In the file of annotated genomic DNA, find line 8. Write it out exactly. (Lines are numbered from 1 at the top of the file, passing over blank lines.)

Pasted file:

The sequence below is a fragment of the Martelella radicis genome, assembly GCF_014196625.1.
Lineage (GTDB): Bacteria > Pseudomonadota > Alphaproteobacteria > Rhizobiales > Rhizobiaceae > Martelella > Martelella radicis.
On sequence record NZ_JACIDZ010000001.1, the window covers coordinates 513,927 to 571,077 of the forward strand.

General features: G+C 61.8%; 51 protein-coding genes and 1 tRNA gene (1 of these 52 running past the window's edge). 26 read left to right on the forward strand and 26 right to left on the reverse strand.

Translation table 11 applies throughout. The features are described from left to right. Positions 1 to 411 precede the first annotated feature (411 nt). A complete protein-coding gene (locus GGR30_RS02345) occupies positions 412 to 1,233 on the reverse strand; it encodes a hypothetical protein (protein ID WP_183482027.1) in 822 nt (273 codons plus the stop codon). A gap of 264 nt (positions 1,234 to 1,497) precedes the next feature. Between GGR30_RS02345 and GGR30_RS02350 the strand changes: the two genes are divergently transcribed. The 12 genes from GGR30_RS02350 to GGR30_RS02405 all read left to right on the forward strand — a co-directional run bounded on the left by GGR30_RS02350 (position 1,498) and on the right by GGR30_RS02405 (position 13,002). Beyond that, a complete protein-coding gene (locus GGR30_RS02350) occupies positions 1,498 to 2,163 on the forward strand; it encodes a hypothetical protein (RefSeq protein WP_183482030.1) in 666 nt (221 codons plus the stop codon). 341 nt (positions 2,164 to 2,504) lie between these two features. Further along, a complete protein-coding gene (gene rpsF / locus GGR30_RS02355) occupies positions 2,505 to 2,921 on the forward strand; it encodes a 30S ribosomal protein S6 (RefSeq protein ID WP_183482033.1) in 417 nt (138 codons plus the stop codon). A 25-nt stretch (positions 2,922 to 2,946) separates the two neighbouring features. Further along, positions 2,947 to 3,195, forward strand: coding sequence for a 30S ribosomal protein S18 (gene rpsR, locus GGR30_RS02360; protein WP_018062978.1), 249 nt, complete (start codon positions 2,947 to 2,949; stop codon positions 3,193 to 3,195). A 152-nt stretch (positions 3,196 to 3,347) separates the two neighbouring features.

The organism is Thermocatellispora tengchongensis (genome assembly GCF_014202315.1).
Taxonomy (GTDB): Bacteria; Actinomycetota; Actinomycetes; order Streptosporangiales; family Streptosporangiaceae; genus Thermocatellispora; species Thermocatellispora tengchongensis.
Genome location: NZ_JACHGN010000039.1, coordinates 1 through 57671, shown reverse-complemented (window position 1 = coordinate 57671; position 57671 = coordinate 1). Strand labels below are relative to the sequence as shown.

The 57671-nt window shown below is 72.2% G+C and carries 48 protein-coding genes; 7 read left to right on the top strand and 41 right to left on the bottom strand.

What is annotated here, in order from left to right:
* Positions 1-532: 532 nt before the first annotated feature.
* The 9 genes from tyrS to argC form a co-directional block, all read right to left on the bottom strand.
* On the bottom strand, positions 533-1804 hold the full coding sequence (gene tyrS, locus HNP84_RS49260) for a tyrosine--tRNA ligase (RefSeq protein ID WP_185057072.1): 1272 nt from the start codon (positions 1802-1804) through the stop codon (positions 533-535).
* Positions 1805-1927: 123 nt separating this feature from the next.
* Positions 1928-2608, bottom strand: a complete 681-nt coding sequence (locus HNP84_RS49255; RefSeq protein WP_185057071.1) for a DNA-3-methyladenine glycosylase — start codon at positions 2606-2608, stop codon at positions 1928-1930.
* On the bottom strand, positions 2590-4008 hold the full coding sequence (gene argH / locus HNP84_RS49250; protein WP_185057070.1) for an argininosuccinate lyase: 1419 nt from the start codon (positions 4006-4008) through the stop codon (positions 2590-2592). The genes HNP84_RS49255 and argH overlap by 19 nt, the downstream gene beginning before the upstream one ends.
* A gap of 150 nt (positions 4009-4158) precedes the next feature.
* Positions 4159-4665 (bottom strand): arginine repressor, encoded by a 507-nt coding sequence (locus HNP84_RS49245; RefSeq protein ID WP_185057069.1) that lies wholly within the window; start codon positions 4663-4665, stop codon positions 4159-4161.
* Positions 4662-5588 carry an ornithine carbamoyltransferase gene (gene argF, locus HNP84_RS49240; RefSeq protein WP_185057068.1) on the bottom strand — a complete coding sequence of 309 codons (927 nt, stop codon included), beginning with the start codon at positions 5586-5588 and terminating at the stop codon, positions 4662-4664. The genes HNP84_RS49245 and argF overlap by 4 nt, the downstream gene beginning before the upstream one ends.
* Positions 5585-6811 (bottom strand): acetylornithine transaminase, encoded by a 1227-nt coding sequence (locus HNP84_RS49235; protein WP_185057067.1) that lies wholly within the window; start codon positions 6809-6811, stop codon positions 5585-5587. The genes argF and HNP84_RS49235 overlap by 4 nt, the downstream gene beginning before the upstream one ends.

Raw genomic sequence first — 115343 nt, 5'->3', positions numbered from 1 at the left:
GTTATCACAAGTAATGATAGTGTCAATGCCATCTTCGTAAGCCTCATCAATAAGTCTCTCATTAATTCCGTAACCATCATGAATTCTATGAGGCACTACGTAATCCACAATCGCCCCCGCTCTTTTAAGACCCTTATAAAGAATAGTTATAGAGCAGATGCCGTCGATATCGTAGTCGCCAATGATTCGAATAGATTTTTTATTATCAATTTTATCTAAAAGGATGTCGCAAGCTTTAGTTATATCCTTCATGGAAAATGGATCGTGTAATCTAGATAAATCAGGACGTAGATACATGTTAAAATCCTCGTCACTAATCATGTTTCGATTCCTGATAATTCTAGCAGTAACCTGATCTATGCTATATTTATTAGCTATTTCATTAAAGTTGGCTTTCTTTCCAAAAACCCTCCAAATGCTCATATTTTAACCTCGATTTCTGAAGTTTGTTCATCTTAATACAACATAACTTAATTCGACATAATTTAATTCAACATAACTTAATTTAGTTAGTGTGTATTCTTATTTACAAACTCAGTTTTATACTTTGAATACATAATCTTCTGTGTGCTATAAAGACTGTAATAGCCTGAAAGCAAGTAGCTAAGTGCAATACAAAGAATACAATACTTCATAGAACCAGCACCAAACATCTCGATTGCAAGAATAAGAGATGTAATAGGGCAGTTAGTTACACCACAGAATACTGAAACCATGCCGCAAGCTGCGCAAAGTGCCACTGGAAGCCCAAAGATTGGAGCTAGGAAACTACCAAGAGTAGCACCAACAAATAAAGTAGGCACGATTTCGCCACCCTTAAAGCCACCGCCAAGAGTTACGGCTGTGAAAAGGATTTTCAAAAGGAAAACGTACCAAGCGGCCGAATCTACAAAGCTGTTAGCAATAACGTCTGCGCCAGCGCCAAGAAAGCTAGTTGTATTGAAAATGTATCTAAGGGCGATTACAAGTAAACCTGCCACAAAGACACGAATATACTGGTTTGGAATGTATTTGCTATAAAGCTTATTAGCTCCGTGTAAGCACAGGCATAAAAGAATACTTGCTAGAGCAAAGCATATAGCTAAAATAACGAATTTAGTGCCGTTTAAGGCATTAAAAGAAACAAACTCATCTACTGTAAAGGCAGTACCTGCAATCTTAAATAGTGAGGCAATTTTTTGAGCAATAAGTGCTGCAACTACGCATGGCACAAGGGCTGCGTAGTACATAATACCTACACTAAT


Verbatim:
Genome location: NZ_JACHGN010000039.1, coordinates 1 through 57671, shown reverse-complemented (window position 1 = coordinate 57671; position 57671 = coordinate 1). Strand labels below are relative to the sequence as shown.